Kris Bryant Made Yet Another Successful Adjustment Against Fastballs in 2019

I feel like these posts have become a broken record. Once again, I’m writing about Kris Bryant’s intentional adjustments translating to immediate success at the plate.

He struggled against inside heat in 2018, so he put in targeted work with his father, Mike, a professional hitting coach. The Bryants made it a priority to ambush pitchers who were throwing up-and-in on the hands, which resulted in Bryant smacking four-seamers much harder all over the zone.

Because of his previous struggles, pitchers attacked Bryant almost exclusively up and in with fastballs when ahead of the count last season. That stood in sharp contrast to 2018, when pitchers threw four-seamers all over the zone.

Graphs provided by FanGraphs.

Despite pitchers’ efforts to get Bryant out on high fastballs, the 2016 MVP actually hit such pitches about 30% harder in 2019. Not only was he generating greater exit velocity on those particular pitches, but he was also crushing low fastballs. Just look at how red the entire right strike zone is in the below figure.

Generalized additive model. Colors represent predicted exit velocity as a function of pitch location. Custom script based on Jim Albert’s foundational code.

Still, it’s driving the stuff in on his hands that was most impressive. Bryant actually hit 15 four-seamers locates in MLB Gameday zones 1,2, 4, and 11 harder than 100 mph this past season. I repeat for emphasis: Kris Bryant turned 15 up-and-in fastballs around at 100 mph or more.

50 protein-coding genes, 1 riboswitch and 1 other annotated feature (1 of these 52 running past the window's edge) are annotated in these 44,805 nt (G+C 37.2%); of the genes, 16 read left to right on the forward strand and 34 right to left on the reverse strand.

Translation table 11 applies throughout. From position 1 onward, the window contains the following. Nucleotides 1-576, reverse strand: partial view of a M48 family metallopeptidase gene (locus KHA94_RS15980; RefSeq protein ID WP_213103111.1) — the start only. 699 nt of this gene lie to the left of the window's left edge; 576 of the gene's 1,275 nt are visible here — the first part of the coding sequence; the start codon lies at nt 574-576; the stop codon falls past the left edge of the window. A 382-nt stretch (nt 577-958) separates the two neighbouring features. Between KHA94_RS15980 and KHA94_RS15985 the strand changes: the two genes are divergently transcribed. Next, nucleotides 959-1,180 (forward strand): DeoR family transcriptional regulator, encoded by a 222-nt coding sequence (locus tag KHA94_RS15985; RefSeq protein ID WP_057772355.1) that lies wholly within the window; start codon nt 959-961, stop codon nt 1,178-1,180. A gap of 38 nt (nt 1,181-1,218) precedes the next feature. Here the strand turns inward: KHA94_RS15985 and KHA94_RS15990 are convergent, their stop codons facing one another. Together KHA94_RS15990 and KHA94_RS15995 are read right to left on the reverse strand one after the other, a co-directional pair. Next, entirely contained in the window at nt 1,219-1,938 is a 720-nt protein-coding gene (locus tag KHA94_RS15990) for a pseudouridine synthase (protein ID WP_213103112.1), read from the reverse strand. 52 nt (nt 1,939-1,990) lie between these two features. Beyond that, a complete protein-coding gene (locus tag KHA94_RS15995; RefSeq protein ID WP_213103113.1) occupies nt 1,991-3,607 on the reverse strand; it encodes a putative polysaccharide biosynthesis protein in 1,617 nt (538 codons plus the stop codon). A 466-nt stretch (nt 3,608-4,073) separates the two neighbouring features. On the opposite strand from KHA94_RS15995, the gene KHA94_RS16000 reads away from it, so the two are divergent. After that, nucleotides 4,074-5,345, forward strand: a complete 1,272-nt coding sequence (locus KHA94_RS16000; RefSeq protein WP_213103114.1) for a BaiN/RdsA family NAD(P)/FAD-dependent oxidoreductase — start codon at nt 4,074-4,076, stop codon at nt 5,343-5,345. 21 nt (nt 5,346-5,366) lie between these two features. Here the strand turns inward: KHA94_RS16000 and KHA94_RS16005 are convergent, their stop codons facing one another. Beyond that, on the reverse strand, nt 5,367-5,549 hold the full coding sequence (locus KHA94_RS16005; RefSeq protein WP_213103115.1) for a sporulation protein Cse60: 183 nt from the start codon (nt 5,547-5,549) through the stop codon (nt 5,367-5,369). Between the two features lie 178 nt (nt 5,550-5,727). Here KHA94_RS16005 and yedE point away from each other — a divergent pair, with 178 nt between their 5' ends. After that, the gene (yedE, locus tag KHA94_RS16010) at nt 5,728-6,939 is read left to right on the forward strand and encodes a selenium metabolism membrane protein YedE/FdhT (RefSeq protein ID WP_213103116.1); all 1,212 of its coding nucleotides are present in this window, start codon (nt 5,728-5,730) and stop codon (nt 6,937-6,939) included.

One of the hardest of those that KB smoked in 2019 was a clutch — very clutch — walk-off homer against 99 mph heat. You can clearly see the Marlins catcher set up for the pitch because that had been the scouting report. But as he did most of last season, Bryant sent the pitch flying deep into the Wrigley night.

Kris Bryant is one of the most intellectual, hardest-working players in MLB and he has proven every single year that he is capable of rapidly adjusting to scouting reports against him. The Cubs trading him due to financial inflexibility would be an absolute travesty. If the Cubs do extend their former MVP rather than deal him, I’m beyond confident that he will continue to adjust and produce well into his 30’s.

He’s shown the willingness and ability to transform his game year after year and I’m excited to see how the burgeoning Cubs legend continues to evolve next season.

Back to top button